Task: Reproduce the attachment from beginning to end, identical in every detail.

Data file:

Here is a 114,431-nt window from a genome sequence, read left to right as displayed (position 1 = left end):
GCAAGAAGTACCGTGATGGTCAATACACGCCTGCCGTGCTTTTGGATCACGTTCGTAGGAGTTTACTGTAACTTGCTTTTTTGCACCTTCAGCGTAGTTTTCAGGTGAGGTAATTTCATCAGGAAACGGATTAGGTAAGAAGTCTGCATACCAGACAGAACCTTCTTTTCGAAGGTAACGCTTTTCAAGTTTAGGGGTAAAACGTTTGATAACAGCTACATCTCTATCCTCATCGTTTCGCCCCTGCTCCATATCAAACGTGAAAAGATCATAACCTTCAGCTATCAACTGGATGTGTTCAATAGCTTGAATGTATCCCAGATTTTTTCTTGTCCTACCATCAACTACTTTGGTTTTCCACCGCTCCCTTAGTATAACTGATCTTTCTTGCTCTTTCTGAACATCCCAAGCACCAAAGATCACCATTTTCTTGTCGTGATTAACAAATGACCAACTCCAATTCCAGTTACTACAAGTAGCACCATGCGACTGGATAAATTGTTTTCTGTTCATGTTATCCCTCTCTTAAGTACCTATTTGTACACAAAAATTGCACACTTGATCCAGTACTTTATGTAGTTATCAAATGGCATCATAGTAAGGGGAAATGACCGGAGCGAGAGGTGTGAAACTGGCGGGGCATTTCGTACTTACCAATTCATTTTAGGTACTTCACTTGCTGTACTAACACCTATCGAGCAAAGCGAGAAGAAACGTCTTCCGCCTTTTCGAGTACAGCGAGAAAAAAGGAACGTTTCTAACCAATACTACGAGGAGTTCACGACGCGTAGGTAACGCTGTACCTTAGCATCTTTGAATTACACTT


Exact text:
Here is a 114,431-nt window from a genome sequence, read left to right as displayed (position 1 = left end):
GCAAGAAGTACCGTGATGGTCAATACACGCCTGCCGTGCTTTTGGATCACGTTCGTAGGAGTTTACTGTAACTTGCTTTTTTGCACCTTCAGCGTAGTTTTCAGGTGAGGTAATTTCATCAGGAAACGGATTAGGTAAGAAGTCTGCATACCAGACAGAACCTTCTTTTCGAAGGTAACGCTTTTCAAGTTTAGGGGTAAAACGTTTGATAACAGCTACATCTCTATCCTCATCGTTTCGCCCCTGCTCCATATCAAACGTGAAAAGATCATAACCTTCAGCTATCAACTGGATGTGTTCAATAGCTTGAATGTATCCCAGATTTTTTCTTGTCCTACCATCAACTACTTTGGTTTTCCACCGCTCCCTTAGTATAACTGATCTTTCTTGCTCTTTCTGAACATCCCAAGCACCAAAGATCACCATTTTCTTGTCGTGATTAACAAATGACCAACTCCAATTCCAGTTACTACAAGTAGCACCATGCGACTGGATAAATTGTTTTCTGTTCATGTTATCCCTCTCTTAAGTACCTATTTGTACACAAAAATTGCACACTTGATCCAGTACTTTATGTAGTTATCAAATGGCATCATAGTAAGGGGAAATGACCGGAGCGAGAGGTGTGAAACTGGCGGGGCATTTCGTACTTACCAATTCATTTTAGGTACTTCACTTGCTGTACTAACACCTATCGAGCAAAGCGAGAAGAAACGTCTTCCGCCTTTTCGAGTACAGCGAGAAAAAAGGAACGTTTCTAACCAATACTACGAGGAGTTCACGACGCGTAGGTAACGCTGTACCTTAGCATCTTTGAATTACACTT